Friday, June 19, 2015
By: Dale Denwalt The Journal Record
OKLAHOMA CITY – Gov. Mary Fallin, along with a delegation of Commerce Department and business executives, is wrapping up a European fishing trip to snag new aerospace business.
Fallin and the delegation spent several days at the Paris Air Show, which offered them a chance to sit down with industry executives from the world’s largest aviation companies. Officials were tight-lipped about which commitments the delegation secured or lost. Vince Howie, director of aerospace and defense at the state Commerce Department, said some announcements will be made next week.
“We’ve already had some wins for the state,” Howie said. “It’s been a great show for us.”
The biennial air show at Le Bourget airfield in Paris was the first stop of the governor’s European tour. Later in the week she planned to meet aerospace and energy executives in Germany and Italy.
According to figures from Commerce, the second leg has the potential to generate $1.6 billion in potential leads. An estimate for the air show was not available.
“We’re talking big business and big investments, and lots of potential jobs,” said Fallin spokesman Alex Weintz, who did not travel with the governor.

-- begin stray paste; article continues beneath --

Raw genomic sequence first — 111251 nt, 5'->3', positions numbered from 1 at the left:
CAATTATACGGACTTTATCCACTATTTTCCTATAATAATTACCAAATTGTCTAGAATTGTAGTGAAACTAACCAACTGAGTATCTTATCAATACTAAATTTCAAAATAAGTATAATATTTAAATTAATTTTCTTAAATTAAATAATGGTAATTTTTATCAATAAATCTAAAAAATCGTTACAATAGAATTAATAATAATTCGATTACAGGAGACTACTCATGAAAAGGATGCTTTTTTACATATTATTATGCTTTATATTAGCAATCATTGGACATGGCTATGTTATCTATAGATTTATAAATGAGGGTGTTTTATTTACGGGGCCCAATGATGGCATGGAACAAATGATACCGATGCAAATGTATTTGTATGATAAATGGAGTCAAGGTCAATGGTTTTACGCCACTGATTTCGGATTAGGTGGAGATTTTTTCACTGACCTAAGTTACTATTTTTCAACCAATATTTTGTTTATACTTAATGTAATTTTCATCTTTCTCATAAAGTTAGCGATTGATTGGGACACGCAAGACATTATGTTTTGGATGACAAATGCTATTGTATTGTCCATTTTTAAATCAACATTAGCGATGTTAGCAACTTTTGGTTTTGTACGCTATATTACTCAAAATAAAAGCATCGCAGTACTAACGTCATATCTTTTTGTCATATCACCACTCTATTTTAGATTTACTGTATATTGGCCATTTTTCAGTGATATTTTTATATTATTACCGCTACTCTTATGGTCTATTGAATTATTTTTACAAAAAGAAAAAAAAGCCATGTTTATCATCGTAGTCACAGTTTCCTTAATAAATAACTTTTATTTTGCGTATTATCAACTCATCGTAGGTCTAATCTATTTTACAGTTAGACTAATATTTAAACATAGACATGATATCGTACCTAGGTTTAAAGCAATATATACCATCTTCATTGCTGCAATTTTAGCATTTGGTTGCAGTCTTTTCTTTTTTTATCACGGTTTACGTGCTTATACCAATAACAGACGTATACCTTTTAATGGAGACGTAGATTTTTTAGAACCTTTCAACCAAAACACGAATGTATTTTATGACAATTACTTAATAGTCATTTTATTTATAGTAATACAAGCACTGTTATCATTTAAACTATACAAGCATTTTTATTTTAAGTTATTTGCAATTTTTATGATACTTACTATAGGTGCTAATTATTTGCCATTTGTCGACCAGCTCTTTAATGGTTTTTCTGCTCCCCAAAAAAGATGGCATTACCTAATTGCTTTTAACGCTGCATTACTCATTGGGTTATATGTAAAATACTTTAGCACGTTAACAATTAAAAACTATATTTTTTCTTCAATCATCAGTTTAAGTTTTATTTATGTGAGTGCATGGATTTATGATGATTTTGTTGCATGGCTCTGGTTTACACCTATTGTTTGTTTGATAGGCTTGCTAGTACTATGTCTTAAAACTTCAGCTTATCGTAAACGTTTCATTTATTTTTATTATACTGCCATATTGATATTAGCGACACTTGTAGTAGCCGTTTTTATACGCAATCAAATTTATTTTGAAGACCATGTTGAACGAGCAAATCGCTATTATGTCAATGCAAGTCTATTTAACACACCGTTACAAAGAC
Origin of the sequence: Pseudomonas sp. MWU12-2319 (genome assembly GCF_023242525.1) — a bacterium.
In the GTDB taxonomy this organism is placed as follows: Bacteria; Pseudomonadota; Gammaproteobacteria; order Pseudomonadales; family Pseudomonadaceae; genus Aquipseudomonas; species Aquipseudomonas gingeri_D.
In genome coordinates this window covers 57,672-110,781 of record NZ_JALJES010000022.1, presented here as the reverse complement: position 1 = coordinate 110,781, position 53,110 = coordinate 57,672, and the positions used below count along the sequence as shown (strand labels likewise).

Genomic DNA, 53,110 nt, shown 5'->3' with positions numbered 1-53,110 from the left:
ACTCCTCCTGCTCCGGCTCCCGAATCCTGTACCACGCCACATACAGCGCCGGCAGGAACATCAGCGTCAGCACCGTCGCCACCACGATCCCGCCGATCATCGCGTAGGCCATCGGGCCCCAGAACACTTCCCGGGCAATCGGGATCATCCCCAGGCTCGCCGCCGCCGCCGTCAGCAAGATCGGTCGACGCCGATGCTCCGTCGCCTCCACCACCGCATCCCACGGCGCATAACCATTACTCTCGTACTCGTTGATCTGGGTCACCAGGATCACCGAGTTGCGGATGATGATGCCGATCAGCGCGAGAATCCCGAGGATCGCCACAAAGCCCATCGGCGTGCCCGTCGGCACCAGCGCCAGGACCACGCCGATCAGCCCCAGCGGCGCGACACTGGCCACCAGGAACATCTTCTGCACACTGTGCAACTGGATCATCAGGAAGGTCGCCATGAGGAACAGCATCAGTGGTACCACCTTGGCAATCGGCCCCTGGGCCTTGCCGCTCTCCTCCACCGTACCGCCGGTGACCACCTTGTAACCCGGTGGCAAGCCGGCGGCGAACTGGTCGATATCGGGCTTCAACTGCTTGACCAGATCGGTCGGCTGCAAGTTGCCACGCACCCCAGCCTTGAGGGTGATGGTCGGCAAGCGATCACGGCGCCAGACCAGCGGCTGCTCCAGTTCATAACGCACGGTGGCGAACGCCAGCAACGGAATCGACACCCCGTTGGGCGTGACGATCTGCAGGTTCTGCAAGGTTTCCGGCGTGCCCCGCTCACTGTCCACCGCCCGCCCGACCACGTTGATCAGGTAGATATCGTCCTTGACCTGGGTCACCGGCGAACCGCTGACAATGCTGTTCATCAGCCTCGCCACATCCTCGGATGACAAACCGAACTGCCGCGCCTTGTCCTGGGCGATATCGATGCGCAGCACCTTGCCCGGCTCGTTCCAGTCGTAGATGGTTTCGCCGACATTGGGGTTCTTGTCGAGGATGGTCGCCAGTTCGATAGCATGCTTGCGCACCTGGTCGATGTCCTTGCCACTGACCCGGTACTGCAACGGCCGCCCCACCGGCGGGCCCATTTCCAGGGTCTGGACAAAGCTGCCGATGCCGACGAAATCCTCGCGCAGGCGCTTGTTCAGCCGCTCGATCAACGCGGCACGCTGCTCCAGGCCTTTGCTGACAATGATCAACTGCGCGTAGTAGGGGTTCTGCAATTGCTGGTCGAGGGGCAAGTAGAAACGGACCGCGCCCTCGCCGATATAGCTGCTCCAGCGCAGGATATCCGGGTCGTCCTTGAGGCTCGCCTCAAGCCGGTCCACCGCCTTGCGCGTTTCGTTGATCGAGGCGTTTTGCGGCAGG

Fallin has attended the Paris Air Show twice and the Farnborough Air Show once. While at the show, Fallin sat down several times per day with executives.
“What Gov. Fallin is doing is going from one boardroom to another from sunrise to well past sunset and pitching the state as the best location for aerospace business in the world,” Weintz said.
The hope is that they expand operations into Oklahoma.
“This is the only place in the world you can see all these people in one or two days,” Howie said. “It’s an incredible opportunity for us.”
By the second day of the air show, he said, the delegation had met with about 40 companies. On Tuesday, Weintz said Fallin had more than a dozen meetings, which did not include time spent at Oklahoma’s booth on the trade show floor.
“We’re not alone here,” Howie said. “In the U.S. pavilion alone I’ve seen Connecticut, Rhode Island, Arkansas, Illinois, Virginia, Florida, South Carolina. There’s probably at least seven or eight other states that I missed.”
With that competition, though, Howie said he didn’t compare Oklahoma with other states.
“I never go in and say, ‘Texas has this and we have that,’” he said. “We know all those things, but I want to put the state in a positive light.”
Oklahoma, Howie said, is a mecca of the aerospace workforce. There are two major Air Force bases here, along with large commercial maintenance operations. Almost more than anything, Howie said, aviation companies are interested in the workforce potential.
“You couple that with the CareerTech system we have that will do tailored training just for the aerospace industry, we don’t feel we have to compete with other states – even though it is a competition,” he said.
Governor Mary Fallin, second from right, and Tulsa Mayor Dewey Bartlett, right, meet with executives of Lufthansa Technik at a facility in Hamburg, Germany.